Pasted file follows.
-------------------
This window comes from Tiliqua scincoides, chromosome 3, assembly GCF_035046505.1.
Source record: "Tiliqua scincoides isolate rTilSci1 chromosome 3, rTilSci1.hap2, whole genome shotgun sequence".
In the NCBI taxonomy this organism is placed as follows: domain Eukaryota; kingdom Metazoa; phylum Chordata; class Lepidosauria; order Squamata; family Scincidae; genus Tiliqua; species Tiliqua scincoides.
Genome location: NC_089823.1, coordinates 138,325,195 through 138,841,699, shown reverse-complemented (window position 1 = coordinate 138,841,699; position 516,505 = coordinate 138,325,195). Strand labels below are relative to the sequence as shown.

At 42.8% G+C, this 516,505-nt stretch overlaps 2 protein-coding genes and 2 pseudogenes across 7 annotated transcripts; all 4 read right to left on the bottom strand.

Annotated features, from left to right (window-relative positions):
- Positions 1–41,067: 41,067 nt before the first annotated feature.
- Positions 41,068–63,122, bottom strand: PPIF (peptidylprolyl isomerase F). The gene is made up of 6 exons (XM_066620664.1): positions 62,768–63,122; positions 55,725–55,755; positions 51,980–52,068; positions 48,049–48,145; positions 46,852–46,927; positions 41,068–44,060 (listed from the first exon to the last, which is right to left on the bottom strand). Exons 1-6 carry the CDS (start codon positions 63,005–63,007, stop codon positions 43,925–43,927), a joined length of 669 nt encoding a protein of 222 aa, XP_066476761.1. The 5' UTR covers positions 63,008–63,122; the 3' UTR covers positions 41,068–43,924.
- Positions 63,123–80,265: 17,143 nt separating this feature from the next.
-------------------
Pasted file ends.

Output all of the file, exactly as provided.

This window comes from Tiliqua scincoides, chromosome 3, assembly GCF_035046505.1.
Source record: "Tiliqua scincoides isolate rTilSci1 chromosome 3, rTilSci1.hap2, whole genome shotgun sequence".
In the NCBI taxonomy this organism is placed as follows: domain Eukaryota; kingdom Metazoa; phylum Chordata; class Lepidosauria; order Squamata; family Scincidae; genus Tiliqua; species Tiliqua scincoides.
Genome location: NC_089823.1, coordinates 138,325,195 through 138,841,699, shown reverse-complemented (window position 1 = coordinate 138,841,699; position 516,505 = coordinate 138,325,195). Strand labels below are relative to the sequence as shown.

At 42.8% G+C, this 516,505-nt stretch overlaps 2 protein-coding genes and 2 pseudogenes across 7 annotated transcripts; all 4 read right to left on the bottom strand.

Annotated features, from left to right (window-relative positions):
- Positions 1–41,067: 41,067 nt before the first annotated feature.
- Positions 41,068–63,122, bottom strand: PPIF (peptidylprolyl isomerase F). The gene is made up of 6 exons (XM_066620664.1): positions 62,768–63,122; positions 55,725–55,755; positions 51,980–52,068; positions 48,049–48,145; positions 46,852–46,927; positions 41,068–44,060 (listed from the first exon to the last, which is right to left on the bottom strand). Exons 1-6 carry the CDS (start codon positions 63,005–63,007, stop codon positions 43,925–43,927), a joined length of 669 nt encoding a protein of 222 aa, XP_066476761.1. The 5' UTR covers positions 63,008–63,122; the 3' UTR covers positions 41,068–43,924.
- Positions 63,123–80,265: 17,143 nt separating this feature from the next.